The plot opens on the Italian front near the end of World War II. British Captain Michael Berryman saves the life of a wounded fellow officer and recognizes him as Thomas March, an old schoolmate, now serving as an official war artist. Though engaged to his childhood sweetheart, Flora, Michael feels a powerful attraction to Thomas, who feels the same way. After the artist’s recuperation, the two share a brief, passionate encounter before parting.
With the war over, Michael looks up Thomas in London, and they spend a liberating, amorous weekend at Michael’s rundown country cottage. There, Thomas sketches Michael for a painting that will become “Man in an Orange Shirt.” In an era when homosexuality in England was punished by prison, there is no hope of living together. Furthermore, Michael feels honor-bound to marry Flora, and he asks Thomas to be his best man. This sets the stage for a turbulent marriage, not least because Flora suspects nothing about her fiancé’s sexual preference.
The second half of the drama skips two generations to the present day. Michael and Thomas have died, and Flora keeps house with her grandson, Adam, a young veterinarian active in London’s gay hookup scene—a subject Flora carefully avoids.
Into Adam’s restless life comes Steve, an architect eager for a stable relationship and intrigued by the challenge of fixing up the cottage that Adam has been given by Flora—the same place where Michael and Thomas spent their idyllic weekend six decades earlier. The times change, the laws change, the technology changes (as illustrated by Adam’s addiction to dating apps), but the problem of love, commitment, and acceptance is as persistent and formidable as ever.
It’s not just Adam and Steve who face this dilemma. Flora, too, has unfinished business with the past.
Such is the wonder of MASTERPIECE: Man in an Orange Shirt (PBS Distribution), a critically-acclaimed film that portrays a pair of love stories, 60 years apart, linked by family ties, sexual identity, and a mysterious painting. It will be available on DVD and Blu-ray June 19; The program will also be available for digital download.
Scripted by bestselling novelist Patrick Gale, the film was a two-part original drama which formed part of the BBC’s Gay Britannia season. Man in the Orange Shirt was broadcast to wide critical acclaim in the UK in 2017 for the 50th anniversary of the decriminalization of homosexuality.
Playing the star-crossed lovers are Oliver Jackson-Cohen, James McArdle, Julian Morris and David Gyasi. Joining Vanessa Redgrave are Joanna Vanderham, Laura Carmichael, Julian Sands, Frances de la Tour, Adrian Schiller and Joanna David.
We have told you many times . . . many, many times . . . that the DVDs released by PBS Distribution are masterpieces. Another wonder: The all-new fashion-centric miniseries Masterpiece: The Collection on DVD and Blu-ray. World War II is over and stylish clothes are back as Paris recovers from the horrors of the Nazi occupation. Richard Coyle, Mamie Gummer and Tom Riley star as a family struggling to build a fashion empire at any cost.
The beautifully shot series won accolades during its UK debut in 2016, with The Telegraph calling it “possibly the most glamorous series on TV,” The Guardian finding it “captivating … glossy and murky at the same time,” and The Huffington Post praising its large cast as “first-rate from top to bottom.”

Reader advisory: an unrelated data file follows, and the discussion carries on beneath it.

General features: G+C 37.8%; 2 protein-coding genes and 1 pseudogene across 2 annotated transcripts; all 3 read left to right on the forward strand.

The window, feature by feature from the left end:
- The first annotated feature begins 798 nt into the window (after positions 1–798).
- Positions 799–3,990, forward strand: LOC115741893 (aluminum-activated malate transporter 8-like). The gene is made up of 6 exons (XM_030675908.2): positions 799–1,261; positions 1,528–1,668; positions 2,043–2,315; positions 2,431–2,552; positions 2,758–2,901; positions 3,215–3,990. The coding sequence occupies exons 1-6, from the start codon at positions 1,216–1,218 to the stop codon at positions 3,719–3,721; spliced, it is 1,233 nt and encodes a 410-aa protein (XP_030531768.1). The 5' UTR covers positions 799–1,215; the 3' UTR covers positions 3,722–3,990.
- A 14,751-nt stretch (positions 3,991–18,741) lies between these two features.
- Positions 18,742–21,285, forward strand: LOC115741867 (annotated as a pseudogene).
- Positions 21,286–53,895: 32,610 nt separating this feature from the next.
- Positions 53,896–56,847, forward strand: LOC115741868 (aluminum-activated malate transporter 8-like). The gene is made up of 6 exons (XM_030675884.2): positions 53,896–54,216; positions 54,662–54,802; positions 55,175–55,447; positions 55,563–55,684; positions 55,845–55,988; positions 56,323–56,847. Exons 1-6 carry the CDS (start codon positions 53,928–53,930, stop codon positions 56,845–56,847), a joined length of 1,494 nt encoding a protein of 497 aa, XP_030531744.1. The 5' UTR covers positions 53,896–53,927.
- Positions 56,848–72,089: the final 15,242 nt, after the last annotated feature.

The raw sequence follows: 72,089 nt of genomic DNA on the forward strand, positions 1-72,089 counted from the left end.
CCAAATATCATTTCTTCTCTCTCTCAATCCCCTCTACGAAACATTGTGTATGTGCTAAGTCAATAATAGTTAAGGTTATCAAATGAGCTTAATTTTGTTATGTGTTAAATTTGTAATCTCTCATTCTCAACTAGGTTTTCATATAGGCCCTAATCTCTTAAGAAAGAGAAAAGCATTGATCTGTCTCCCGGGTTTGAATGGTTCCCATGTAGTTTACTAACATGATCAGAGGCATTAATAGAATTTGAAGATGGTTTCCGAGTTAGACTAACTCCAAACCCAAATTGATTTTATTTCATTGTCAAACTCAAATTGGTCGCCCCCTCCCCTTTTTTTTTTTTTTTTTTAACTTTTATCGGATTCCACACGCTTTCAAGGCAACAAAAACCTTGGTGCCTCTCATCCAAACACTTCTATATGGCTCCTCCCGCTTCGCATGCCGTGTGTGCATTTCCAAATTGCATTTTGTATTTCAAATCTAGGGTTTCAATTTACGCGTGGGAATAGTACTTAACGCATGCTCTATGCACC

Focusing on the Sabine family, composed of business-savvy Paul (Coyle), his wealthy American wife, Helen (Gummer), and his brilliant but dissipated designer brother, Claude (Riley), the program also stars Frances de la Tour as Paul and Claude’s overbearing mother, Yvette, who will stop at nothing to advance her boys’ careers—often to their dismay.
Set in 1947, The Collection captures a turbulent era in French history, when partisans hunted down Nazi collaborators and anyone with something to hide shunned the past and embraced the future. Fashion became the perfect expression of this impulse to look ahead. Wartime rationing, drabness, and erotic restraint gave way to alluring displays of color, form, and fabric in women’s clothes—for those who could afford them.
The Sabine family firm is at the forefront of this exciting but ruthless pursuit, and Paul has been chosen by the French government to lead the battle to reclaim the nation’s preeminence in the couture world. Widely regarded as the genius behind his studio’s stunning designs, Paul is in fact purveying the work of his brother, Claude, an unbridled sensualist who can’t restrain his amorous impulses. In free moments, Claude works in a frenzy to sketch new gowns, often consigning them to the wastebasket, where they are retrieved and turned into the Sabine collection’s latest sensations.
Into this superficially elegant universe comes hard-boiled American reporter Stan Rossi (Stanley Townsend) with suspicions about Paul’s past, but so far little to go on. Assigned to photograph a fashion story for Rossi, Billy soon parts company to become the Sabine studio’s official photographer. In the process, he elevates the worker Nina to be the signature model for the firm—much to the chagrin of the reigning top model, Dominique (Poppy Corby-Tuech, who plots revenge.
Adding to the turmoil, police Inspector Bompard (Allan Corduner) enters the picture when Yvette’s scheme to get Claude under control goes horribly awry, leading to an investigation that threatens the entire Sabine enterprise.
Who knew that couture could be so cutthroat?